New record for electricity consumption

On Wednesday 23 January 2013, Norwegian power consumers broke the record for electricity use in one single hour. The new record is 24 180 MW.

Between 8 and 9 a.m. on this Wednesday morning in January, a new electricity consumption record was set in Norway in one single hour. The new record is 24 180 MW, or just over 24 million kilowatt hours.

The main reason for the high consumption was that at that time the temperature was below zero degrees Celsius in the whole country. It was particularly cold in southern and eastern Norway, where the population density is highest. The old record, 23 994 MW, was set on 6 January 2012.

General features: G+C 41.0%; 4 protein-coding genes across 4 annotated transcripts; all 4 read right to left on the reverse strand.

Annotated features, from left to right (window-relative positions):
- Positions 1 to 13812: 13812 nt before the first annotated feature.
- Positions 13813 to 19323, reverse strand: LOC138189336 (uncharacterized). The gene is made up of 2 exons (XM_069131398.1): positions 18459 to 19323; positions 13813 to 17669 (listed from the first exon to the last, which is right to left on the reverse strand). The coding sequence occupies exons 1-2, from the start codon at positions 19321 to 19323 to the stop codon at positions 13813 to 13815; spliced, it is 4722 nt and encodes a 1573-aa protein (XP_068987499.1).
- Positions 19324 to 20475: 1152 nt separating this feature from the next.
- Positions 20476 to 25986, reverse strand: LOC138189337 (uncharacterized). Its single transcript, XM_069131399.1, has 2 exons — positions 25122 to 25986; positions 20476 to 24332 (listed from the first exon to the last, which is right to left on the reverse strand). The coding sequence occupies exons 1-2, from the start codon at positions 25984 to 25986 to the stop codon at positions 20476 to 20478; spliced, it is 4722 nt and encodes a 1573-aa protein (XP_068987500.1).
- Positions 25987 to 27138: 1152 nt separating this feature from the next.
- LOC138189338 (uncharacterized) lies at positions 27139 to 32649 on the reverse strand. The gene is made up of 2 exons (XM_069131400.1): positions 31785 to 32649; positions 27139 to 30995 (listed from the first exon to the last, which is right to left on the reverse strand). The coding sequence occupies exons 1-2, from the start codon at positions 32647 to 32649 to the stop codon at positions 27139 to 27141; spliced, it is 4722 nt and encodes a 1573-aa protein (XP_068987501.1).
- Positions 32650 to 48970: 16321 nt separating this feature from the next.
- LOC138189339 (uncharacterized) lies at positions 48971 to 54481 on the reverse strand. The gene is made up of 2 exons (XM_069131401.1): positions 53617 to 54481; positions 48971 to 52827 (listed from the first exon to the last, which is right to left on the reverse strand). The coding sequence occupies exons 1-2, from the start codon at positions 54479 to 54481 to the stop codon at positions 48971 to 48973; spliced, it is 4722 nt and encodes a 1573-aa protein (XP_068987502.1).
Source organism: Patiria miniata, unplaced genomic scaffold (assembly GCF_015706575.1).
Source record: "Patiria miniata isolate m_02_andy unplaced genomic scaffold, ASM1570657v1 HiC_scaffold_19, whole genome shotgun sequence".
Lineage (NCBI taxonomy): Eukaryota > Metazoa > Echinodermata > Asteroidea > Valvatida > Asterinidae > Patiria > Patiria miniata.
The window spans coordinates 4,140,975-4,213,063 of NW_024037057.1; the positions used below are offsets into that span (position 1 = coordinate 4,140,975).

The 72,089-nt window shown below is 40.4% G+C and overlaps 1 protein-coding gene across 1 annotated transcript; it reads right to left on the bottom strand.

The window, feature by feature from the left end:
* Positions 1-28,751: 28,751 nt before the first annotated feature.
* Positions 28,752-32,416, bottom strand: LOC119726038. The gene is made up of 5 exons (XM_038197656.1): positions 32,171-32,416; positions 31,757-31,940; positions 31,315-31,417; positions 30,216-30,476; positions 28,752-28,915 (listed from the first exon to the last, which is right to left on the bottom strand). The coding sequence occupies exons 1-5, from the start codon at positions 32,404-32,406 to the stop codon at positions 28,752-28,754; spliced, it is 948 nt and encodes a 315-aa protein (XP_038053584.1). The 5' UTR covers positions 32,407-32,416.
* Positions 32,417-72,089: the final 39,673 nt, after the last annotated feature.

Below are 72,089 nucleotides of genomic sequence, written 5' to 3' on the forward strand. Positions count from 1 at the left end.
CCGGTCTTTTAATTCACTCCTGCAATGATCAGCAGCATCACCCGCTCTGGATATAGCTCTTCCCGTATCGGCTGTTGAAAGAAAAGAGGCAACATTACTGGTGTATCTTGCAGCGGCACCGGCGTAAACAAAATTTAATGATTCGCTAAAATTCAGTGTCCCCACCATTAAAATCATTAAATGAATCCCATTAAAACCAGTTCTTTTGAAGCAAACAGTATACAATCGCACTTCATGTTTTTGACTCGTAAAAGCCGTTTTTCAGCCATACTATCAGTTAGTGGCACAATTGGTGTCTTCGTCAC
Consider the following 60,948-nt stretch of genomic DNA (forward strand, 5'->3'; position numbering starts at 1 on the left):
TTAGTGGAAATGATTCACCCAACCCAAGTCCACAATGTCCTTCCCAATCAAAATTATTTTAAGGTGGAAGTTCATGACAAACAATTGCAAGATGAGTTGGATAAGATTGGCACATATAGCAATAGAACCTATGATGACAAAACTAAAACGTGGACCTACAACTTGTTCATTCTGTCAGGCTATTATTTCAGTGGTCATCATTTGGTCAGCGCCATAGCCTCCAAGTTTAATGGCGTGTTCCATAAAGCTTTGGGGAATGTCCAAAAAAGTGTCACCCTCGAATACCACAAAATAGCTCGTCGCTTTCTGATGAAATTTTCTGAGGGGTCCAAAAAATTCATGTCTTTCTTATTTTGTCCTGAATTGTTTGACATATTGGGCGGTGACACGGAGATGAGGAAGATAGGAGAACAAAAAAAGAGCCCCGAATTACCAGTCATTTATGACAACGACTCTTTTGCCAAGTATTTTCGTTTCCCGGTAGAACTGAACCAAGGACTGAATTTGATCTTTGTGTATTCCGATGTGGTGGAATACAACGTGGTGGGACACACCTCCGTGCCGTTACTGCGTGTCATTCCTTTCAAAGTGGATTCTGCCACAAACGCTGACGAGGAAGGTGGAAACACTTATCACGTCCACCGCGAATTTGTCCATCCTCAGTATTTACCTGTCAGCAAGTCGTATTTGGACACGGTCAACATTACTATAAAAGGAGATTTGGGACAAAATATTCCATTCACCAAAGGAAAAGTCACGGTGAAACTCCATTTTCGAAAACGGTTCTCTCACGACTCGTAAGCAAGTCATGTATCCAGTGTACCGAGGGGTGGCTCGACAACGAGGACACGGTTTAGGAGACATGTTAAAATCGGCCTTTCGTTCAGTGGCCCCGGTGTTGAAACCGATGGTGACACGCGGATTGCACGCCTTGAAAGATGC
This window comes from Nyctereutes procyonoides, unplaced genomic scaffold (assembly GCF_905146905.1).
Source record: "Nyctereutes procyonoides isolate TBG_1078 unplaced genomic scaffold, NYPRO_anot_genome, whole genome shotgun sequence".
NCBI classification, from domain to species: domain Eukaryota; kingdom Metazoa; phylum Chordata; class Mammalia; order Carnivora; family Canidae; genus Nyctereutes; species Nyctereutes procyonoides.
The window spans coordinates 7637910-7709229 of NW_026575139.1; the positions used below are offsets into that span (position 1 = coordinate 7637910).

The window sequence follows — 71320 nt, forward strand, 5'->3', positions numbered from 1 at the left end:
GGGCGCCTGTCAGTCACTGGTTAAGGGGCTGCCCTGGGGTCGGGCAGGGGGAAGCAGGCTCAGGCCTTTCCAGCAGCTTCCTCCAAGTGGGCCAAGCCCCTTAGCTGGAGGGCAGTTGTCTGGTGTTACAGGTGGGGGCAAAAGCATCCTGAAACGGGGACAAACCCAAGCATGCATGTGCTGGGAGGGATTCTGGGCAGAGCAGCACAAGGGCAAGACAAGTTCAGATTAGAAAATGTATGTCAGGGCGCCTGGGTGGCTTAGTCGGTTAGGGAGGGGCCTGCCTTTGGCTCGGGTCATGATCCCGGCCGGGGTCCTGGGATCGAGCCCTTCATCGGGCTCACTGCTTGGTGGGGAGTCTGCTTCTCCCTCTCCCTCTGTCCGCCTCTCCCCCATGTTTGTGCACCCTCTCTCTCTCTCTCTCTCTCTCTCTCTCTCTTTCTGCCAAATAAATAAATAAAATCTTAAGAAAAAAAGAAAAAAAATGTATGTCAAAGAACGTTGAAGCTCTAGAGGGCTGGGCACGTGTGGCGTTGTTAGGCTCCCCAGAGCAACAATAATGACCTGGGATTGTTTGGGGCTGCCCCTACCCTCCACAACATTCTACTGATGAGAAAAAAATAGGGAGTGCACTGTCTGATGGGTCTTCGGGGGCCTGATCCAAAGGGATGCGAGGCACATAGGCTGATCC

Despite the record-high consumption and correspondingly high production, this did not affect the supply to end-users. High reservoir water levels, good access to production and no major faults in the main grid ensured stable operations and supplies, also on what was to become one of the coldest days all winter.

The Norwegian consumption is generally high on cold days and we have observed that peak power consumption is higher for each year. Consequently, we have to make sure that the system is able to handle even higher consumption peaks in the future. It is therefore important to strengthen the power grid in the whole country, a task that Statnett has already embarked upon.